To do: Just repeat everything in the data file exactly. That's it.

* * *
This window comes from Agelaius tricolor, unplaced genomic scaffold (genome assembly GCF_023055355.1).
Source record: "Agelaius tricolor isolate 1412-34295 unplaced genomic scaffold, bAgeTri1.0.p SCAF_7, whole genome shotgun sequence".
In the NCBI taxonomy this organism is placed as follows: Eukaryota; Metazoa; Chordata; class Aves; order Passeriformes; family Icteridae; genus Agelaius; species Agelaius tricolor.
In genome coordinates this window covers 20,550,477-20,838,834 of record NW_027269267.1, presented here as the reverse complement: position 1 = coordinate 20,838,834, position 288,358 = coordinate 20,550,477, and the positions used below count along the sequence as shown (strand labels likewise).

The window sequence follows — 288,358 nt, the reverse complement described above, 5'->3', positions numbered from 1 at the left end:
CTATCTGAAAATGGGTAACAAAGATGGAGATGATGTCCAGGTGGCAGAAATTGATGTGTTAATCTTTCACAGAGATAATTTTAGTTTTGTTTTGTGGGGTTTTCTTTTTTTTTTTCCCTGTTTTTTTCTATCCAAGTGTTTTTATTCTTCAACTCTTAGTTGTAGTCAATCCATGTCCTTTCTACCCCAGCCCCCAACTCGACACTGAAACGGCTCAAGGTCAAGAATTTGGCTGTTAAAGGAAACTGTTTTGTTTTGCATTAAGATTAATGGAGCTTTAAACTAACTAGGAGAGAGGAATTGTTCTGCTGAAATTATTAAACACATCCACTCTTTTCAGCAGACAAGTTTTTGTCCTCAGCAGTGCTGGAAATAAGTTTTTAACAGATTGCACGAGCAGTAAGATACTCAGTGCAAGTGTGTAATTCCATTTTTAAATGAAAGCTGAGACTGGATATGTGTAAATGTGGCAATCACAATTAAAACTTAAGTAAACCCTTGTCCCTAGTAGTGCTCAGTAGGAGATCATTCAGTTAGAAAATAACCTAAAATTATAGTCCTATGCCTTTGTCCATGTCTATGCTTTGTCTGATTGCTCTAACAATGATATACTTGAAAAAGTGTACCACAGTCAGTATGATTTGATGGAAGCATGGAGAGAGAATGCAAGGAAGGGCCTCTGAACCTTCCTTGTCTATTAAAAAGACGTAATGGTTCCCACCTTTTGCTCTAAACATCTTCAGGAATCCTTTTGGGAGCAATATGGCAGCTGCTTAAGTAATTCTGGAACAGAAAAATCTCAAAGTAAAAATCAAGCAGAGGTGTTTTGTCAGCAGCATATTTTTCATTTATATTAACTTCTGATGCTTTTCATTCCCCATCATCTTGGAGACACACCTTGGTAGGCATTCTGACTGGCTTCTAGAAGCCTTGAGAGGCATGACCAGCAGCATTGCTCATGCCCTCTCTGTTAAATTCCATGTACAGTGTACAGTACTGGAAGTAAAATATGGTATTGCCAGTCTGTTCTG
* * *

This window comes from Agelaius tricolor, unplaced genomic scaffold (genome assembly GCF_023055355.1).
Source record: "Agelaius tricolor isolate 1412-34295 unplaced genomic scaffold, bAgeTri1.0.p SCAF_7, whole genome shotgun sequence".
In the NCBI taxonomy this organism is placed as follows: Eukaryota; Metazoa; Chordata; class Aves; order Passeriformes; family Icteridae; genus Agelaius; species Agelaius tricolor.
In genome coordinates this window covers 20,550,477-20,838,834 of record NW_027269267.1, presented here as the reverse complement: position 1 = coordinate 20,838,834, position 288,358 = coordinate 20,550,477, and the positions used below count along the sequence as shown (strand labels likewise).

The window sequence follows — 288,358 nt, the reverse complement described above, 5'->3', positions numbered from 1 at the left end:
CTATCTGAAAATGGGTAACAAAGATGGAGATGATGTCCAGGTGGCAGAAATTGATGTGTTAATCTTTCACAGAGATAATTTTAGTTTTGTTTTGTGGGGTTTTCTTTTTTTTTTTCCCTGTTTTTTTCTATCCAAGTGTTTTTATTCTTCAACTCTTAGTTGTAGTCAATCCATGTCCTTTCTACCCCAGCCCCCAACTCGACACTGAAACGGCTCAAGGTCAAGAATTTGGCTGTTAAAGGAAACTGTTTTGTTTTGCATTAAGATTAATGGAGCTTTAAACTAACTAGGAGAGAGGAATTGTTCTGCTGAAATTATTAAACACATCCACTCTTTTCAGCAGACAAGTTTTTGTCCTCAGCAGTGCTGGAAATAAGTTTTTAACAGATTGCACGAGCAGTAAGATACTCAGTGCAAGTGTGTAATTCCATTTTTAAATGAAAGCTGAGACTGGATATGTGTAAATGTGGCAATCACAATTAAAACTTAAGTAAACCCTTGTCCCTAGTAGTGCTCAGTAGGAGATCATTCAGTTAGAAAATAACCTAAAATTATAGTCCTATGCCTTTGTCCATGTCTATGCTTTGTCTGATTGCTCTAACAATGATATACTTGAAAAAGTGTACCACAGTCAGTATGATTTGATGGAAGCATGGAGAGAGAATGCAAGGAAGGGCCTCTGAACCTTCCTTGTCTATTAAAAAGACGTAATGGTTCCCACCTTTTGCTCTAAACATCTTCAGGAATCCTTTTGGGAGCAATATGGCAGCTGCTTAAGTAATTCTGGAACAGAAAAATCTCAAAGTAAAAATCAAGCAGAGGTGTTTTGTCAGCAGCATATTTTTCATTTATATTAACTTCTGATGCTTTTCATTCCCCATCATCTTGGAGACACACCTTGGTAGGCATTCTGACTGGCTTCTAGAAGCCTTGAGAGGCATGACCAGCAGCATTGCTCATGCCCTCTCTGTTAAATTCCATGTACAGTGTACAGTACTGGAAGTAAAATATGGTATTGCCAGTCTGTTCTG